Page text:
By default there is no limit to the number of identifiers. The default value can be changed with the max_domains() function. Defining a finite number allows to preallocate the required memory to receive the list of identifiers during the entity creation, avoiding dynamic memory allocations afterwards. Note that a value of 0 means no limit. Shared memory directory

If a user-defined directory is given for the shared memory files, this directory will be used for the memory-mapped files used for data-sharing delivery. If none is given, the default directory configured for the current system is used.

Configuring a user-defined directory may be useful in some scenarios:

  • To select a file system with Huge TLB enabled for the memory-mapped files.

  • To allow data-sharing delivery between containers that mount the same container.


Currently the configuration of shared memory directory is not supported. As a result, any directory set by the user will be discarded, and the default directory configured for the current system is used.

6.5.4. DataReader and DataWriter history coupling

With traditional Transport Layer delivery, the DataReader and DataWriter keep separate and independent histories, each one with their own copy of the sample. Once the sample is sent through the transport and received by the DataReader, the DataWriter is free to remove the sample from its history without affecting the DataReader.

With data-sharing delivery, the DataReader directly accesses the data instance created by the DataWriter. This means that the samples in both the history of the DataReader and the DataWriter refer to the same object in the shared memory. Therefore, there is a strong coupling in the behavior of the DataReader and DataWriter histories. If the DataWriter reuses the same sample to publish new data, the DataReader loses access to the old data sample.


The DataWriter can remove the sample from its history, and it will still be available on the DataReader, unless the same sample from the pool is reused to publish a new one. Data acknowledgement

With data-sharing delivery, sample acknowledgment from the DataReader occurs the first time a sample is retrieved by the application (using DataReader::read_next_sample(), DataReader::take_next_sample(), or any of their variations). Once the data has been accessed by the application, the DataWriter is free to reuse that sample to publish new data. The DataReader detects when a sample has been reused and automatically removes it from its history.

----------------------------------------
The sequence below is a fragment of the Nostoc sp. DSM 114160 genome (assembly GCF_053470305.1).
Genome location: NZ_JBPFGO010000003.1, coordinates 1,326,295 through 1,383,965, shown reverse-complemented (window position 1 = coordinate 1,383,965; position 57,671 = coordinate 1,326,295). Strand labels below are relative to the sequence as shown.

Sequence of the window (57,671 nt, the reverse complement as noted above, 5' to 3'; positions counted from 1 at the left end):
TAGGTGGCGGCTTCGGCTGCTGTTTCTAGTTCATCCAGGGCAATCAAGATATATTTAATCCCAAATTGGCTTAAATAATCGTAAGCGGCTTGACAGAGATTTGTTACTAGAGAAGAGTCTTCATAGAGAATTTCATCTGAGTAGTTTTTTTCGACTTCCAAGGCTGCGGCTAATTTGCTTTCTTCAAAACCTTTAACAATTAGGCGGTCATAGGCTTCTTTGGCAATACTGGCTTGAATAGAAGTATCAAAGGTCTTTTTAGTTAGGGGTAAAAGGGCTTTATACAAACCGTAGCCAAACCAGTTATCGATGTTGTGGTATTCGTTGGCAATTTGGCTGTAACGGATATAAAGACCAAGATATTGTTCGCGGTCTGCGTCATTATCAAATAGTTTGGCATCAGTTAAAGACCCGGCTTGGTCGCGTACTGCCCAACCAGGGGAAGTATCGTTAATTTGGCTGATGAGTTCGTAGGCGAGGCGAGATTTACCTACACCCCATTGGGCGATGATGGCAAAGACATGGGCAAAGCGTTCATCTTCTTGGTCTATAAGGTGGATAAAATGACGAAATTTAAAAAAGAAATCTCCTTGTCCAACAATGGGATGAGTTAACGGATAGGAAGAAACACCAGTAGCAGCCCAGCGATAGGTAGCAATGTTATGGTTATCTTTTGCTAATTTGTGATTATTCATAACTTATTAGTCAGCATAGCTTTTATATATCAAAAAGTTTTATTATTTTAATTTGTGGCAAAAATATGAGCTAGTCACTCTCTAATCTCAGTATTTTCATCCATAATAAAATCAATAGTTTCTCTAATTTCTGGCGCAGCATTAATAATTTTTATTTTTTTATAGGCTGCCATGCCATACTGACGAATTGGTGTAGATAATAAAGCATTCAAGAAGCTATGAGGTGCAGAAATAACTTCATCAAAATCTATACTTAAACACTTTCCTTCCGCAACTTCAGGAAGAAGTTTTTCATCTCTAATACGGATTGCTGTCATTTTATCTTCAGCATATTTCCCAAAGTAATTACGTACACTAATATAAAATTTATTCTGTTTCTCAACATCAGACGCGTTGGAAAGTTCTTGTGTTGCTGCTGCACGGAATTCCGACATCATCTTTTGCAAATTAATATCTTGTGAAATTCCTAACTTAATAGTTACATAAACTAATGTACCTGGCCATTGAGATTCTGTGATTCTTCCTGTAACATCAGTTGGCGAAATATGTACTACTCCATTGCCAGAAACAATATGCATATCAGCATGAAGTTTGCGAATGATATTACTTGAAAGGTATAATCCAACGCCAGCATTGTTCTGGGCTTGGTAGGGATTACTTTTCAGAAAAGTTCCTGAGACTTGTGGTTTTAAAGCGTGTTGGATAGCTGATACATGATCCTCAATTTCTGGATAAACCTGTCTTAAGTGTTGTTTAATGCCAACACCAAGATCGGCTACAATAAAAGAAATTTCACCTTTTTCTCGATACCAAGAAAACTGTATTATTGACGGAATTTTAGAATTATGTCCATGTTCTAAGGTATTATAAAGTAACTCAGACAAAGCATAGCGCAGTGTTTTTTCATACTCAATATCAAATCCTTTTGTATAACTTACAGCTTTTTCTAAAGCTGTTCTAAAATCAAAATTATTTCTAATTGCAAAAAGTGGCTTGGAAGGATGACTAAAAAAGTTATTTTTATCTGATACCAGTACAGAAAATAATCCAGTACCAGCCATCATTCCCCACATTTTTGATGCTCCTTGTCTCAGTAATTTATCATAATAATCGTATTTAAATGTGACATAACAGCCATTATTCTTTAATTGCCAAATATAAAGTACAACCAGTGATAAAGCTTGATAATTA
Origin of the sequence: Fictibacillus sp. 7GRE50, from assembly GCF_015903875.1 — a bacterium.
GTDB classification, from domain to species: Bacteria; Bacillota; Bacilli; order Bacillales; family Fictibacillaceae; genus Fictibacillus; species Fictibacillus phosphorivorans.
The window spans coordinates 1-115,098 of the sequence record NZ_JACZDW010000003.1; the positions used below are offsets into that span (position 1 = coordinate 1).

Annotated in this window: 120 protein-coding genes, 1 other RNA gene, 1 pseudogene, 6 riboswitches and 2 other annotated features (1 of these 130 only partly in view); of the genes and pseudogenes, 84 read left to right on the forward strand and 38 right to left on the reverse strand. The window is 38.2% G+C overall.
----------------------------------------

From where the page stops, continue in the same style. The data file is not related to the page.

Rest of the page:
This means that subsequent attempts to access the same sample from the DataReader may return no sample at all. Blocking reuse of samples until acknowledged

With KEEP_LAST_HISTORY_QOS or BEST_EFFORT_RELIABILITY_QOS configurations, the DataWriter can remove samples from its history to add new ones, even if they were not acknowledged by the DataReader. In situations where the publishing rate is consistently faster than the rate at which the DataReader can process the samples, this can lead to every sample being reused before the application has a chance to process it, thus blocking the communication at application level.

In order to avoid this situation, the samples in the preallocated pool are never reused unless they have been acknowledged, i.e., they have been processed by the application at least once. If there is no reusable sample in the pool, the writing operation in the DataWriter will be blocked until one is available or until max_blocking_time is reached.

Note that the DataWriter history is not affected by this behavior, samples will be removed from the history by standard rules. Only the reuse of pool samples is affected. This means that the DataWriter history can be empty and the write operation be still blocked because all samples in the pool are unacknowledged.

The chance of the DataWriter blocking on a write operation can be reduced using extra_samples. This will make the pool to allocate more samples than the history size, so that the DataWriter has more chances to get a free sample, while the DataReader can still access samples that have been removed from the DataWriter history.